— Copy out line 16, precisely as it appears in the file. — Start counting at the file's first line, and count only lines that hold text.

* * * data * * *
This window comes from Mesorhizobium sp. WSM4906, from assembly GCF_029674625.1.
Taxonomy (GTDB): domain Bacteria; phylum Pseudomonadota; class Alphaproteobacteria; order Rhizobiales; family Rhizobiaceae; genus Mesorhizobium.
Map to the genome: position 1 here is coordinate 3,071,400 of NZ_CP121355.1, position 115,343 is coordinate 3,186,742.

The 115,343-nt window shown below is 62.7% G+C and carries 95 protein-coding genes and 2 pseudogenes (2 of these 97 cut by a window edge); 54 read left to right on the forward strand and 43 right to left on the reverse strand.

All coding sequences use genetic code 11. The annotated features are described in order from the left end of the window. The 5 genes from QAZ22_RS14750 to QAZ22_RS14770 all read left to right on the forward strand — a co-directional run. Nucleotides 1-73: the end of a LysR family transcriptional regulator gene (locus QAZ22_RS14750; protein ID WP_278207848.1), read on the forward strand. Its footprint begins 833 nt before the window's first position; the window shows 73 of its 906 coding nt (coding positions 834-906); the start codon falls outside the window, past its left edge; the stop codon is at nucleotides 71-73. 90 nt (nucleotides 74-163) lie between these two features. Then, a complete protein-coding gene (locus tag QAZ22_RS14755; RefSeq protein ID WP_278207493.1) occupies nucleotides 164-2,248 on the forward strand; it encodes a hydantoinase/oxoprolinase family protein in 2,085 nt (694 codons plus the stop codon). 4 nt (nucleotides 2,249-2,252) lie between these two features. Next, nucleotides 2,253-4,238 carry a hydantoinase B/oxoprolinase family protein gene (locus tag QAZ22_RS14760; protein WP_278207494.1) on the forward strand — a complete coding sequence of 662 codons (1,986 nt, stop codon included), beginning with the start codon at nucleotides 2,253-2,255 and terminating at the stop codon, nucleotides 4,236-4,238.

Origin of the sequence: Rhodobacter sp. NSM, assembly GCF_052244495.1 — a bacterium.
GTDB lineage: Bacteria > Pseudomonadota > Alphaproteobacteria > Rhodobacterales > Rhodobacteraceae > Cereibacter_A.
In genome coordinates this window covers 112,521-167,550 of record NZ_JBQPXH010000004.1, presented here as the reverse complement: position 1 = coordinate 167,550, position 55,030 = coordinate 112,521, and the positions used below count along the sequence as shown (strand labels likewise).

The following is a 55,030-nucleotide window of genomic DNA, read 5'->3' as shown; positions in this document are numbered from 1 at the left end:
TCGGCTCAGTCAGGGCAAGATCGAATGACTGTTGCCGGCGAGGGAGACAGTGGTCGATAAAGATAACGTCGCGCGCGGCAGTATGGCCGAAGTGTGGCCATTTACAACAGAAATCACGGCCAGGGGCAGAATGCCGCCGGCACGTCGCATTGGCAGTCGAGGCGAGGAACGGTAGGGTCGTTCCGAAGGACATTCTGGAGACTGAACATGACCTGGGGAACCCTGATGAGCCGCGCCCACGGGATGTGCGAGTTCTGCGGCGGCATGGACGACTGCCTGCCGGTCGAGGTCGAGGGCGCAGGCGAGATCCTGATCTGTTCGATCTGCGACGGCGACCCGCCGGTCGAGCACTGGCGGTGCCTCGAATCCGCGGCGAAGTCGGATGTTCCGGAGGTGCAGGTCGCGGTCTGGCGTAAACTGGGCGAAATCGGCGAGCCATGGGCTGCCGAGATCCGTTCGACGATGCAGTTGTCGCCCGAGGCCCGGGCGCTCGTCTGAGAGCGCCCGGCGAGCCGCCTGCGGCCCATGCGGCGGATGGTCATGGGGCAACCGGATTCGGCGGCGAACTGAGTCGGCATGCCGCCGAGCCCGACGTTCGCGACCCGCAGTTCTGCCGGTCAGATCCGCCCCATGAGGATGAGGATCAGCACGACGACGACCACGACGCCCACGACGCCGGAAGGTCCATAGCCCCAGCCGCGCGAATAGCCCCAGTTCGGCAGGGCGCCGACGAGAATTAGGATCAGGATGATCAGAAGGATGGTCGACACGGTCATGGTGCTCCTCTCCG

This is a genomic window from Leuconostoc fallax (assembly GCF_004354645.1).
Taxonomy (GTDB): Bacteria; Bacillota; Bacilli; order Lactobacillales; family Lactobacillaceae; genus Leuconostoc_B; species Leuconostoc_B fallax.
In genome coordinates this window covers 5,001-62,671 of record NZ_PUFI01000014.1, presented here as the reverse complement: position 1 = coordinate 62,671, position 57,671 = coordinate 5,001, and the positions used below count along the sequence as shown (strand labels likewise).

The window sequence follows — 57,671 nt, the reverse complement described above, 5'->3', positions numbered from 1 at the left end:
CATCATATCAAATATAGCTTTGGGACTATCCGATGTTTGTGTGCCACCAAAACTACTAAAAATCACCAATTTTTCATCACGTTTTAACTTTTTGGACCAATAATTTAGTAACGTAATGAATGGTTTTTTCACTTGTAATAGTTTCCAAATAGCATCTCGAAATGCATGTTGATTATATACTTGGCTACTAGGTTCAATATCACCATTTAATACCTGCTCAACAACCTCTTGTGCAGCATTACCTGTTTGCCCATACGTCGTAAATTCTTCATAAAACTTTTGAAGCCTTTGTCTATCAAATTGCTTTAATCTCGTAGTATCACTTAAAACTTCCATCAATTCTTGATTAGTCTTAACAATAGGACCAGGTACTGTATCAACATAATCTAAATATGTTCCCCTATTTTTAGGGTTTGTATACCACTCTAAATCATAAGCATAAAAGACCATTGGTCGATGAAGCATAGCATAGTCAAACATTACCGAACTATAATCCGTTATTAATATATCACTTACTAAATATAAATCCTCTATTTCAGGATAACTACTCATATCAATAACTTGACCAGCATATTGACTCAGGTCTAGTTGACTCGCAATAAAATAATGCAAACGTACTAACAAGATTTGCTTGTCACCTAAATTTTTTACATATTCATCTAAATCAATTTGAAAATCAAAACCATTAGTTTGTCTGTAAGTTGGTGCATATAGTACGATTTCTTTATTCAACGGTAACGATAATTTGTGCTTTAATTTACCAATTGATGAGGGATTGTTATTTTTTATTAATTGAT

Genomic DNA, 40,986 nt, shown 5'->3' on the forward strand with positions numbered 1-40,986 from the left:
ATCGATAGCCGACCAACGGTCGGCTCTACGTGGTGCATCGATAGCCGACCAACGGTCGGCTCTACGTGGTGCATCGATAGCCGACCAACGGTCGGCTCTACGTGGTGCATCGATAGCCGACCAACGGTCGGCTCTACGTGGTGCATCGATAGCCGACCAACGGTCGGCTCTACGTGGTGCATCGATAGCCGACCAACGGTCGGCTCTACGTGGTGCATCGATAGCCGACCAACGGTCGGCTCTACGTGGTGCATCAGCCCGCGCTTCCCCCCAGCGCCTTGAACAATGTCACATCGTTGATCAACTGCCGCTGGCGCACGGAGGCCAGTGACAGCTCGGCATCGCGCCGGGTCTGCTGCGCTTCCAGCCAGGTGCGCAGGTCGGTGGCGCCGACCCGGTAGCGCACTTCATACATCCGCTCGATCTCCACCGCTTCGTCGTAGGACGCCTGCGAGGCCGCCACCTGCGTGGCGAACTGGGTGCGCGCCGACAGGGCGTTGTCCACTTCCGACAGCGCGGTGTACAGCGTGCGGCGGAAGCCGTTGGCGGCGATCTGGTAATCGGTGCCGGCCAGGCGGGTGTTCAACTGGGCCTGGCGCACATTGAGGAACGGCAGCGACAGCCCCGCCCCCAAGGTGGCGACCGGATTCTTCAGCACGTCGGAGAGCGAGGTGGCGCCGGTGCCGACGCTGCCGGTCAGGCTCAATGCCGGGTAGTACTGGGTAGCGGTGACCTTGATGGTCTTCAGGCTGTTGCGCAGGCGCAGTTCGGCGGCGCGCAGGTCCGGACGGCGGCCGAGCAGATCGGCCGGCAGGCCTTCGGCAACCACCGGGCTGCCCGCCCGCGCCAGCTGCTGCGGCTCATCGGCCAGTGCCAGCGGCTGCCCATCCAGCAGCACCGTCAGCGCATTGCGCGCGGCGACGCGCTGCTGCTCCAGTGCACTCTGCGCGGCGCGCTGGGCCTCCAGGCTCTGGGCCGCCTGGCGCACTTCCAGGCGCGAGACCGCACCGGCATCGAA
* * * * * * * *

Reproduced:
Genomic DNA, 40,986 nt, shown 5'->3' on the forward strand with positions numbered 1-40,986 from the left: